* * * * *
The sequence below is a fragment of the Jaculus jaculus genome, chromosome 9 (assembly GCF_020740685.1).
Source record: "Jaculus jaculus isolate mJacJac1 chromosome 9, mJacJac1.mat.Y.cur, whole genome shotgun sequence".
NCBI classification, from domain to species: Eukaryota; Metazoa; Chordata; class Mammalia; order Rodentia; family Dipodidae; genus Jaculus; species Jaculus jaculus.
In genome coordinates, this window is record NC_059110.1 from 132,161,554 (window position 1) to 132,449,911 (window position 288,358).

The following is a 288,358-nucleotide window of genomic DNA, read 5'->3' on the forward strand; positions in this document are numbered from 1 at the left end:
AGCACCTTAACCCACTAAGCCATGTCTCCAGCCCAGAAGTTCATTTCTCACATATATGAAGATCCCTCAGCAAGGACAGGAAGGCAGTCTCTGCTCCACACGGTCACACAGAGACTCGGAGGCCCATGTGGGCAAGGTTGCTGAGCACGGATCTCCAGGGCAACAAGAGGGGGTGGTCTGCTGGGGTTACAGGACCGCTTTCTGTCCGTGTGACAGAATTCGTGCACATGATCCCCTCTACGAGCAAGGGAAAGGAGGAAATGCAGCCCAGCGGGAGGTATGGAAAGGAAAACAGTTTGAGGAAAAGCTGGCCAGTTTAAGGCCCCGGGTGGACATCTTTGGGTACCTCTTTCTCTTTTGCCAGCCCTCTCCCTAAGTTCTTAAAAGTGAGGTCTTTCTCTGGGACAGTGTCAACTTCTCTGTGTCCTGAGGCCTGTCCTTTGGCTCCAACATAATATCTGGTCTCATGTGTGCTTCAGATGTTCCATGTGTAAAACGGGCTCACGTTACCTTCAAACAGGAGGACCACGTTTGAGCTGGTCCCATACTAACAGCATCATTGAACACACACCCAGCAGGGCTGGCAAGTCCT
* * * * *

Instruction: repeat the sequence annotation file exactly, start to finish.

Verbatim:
The sequence below is a fragment of the Jaculus jaculus genome, chromosome 9 (assembly GCF_020740685.1).
Source record: "Jaculus jaculus isolate mJacJac1 chromosome 9, mJacJac1.mat.Y.cur, whole genome shotgun sequence".
NCBI classification, from domain to species: Eukaryota; Metazoa; Chordata; class Mammalia; order Rodentia; family Dipodidae; genus Jaculus; species Jaculus jaculus.
In genome coordinates, this window is record NC_059110.1 from 132,161,554 (window position 1) to 132,449,911 (window position 288,358).

The following is a 288,358-nucleotide window of genomic DNA, read 5'->3' on the forward strand; positions in this document are numbered from 1 at the left end:
AGCACCTTAACCCACTAAGCCATGTCTCCAGCCCAGAAGTTCATTTCTCACATATATGAAGATCCCTCAGCAAGGACAGGAAGGCAGTCTCTGCTCCACACGGTCACACAGAGACTCGGAGGCCCATGTGGGCAAGGTTGCTGAGCACGGATCTCCAGGGCAACAAGAGGGGGTGGTCTGCTGGGGTTACAGGACCGCTTTCTGTCCGTGTGACAGAATTCGTGCACATGATCCCCTCTACGAGCAAGGGAAAGGAGGAAATGCAGCCCAGCGGGAGGTATGGAAAGGAAAACAGTTTGAGGAAAAGCTGGCCAGTTTAAGGCCCCGGGTGGACATCTTTGGGTACCTCTTTCTCTTTTGCCAGCCCTCTCCCTAAGTTCTTAAAAGTGAGGTCTTTCTCTGGGACAGTGTCAACTTCTCTGTGTCCTGAGGCCTGTCCTTTGGCTCCAACATAATATCTGGTCTCATGTGTGCTTCAGATGTTCCATGTGTAAAACGGGCTCACGTTACCTTCAAACAGGAGGACCACGTTTGAGCTGGTCCCATACTAACAGCATCATTGAACACACACCCAGCAGGGCTGGCAAGTCCT